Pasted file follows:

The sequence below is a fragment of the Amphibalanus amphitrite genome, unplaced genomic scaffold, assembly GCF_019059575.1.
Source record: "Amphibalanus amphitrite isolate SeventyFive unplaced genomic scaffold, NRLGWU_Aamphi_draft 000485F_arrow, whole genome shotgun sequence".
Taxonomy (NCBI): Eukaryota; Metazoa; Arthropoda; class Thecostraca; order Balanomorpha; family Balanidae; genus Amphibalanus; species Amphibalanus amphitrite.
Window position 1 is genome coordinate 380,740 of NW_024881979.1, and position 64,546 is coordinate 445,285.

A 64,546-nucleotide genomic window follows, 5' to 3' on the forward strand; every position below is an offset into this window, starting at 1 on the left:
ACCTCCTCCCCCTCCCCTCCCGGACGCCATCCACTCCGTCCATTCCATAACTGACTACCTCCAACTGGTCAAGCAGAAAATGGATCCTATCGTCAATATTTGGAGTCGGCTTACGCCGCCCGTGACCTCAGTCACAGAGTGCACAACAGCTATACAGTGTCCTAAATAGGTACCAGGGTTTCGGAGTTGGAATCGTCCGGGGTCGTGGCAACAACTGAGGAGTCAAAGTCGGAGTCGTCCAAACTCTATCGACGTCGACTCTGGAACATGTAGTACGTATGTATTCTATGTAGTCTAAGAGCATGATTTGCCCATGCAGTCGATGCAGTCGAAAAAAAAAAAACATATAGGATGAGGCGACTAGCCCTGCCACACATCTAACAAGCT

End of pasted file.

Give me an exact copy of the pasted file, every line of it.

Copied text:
The sequence below is a fragment of the Amphibalanus amphitrite genome, unplaced genomic scaffold, assembly GCF_019059575.1.
Source record: "Amphibalanus amphitrite isolate SeventyFive unplaced genomic scaffold, NRLGWU_Aamphi_draft 000485F_arrow, whole genome shotgun sequence".
Taxonomy (NCBI): Eukaryota; Metazoa; Arthropoda; class Thecostraca; order Balanomorpha; family Balanidae; genus Amphibalanus; species Amphibalanus amphitrite.
Window position 1 is genome coordinate 380,740 of NW_024881979.1, and position 64,546 is coordinate 445,285.

A 64,546-nucleotide genomic window follows, 5' to 3' on the forward strand; every position below is an offset into this window, starting at 1 on the left:
ACCTCCTCCCCCTCCCCTCCCGGACGCCATCCACTCCGTCCATTCCATAACTGACTACCTCCAACTGGTCAAGCAGAAAATGGATCCTATCGTCAATATTTGGAGTCGGCTTACGCCGCCCGTGACCTCAGTCACAGAGTGCACAACAGCTATACAGTGTCCTAAATAGGTACCAGGGTTTCGGAGTTGGAATCGTCCGGGGTCGTGGCAACAACTGAGGAGTCAAAGTCGGAGTCGTCCAAACTCTATCGACGTCGACTCTGGAACATGTAGTACGTATGTATTCTATGTAGTCTAAGAGCATGATTTGCCCATGCAGTCGATGCAGTCGAAAAAAAAAAAACATATAGGATGAGGCGACTAGCCCTGCCACACATCTAACAAGCT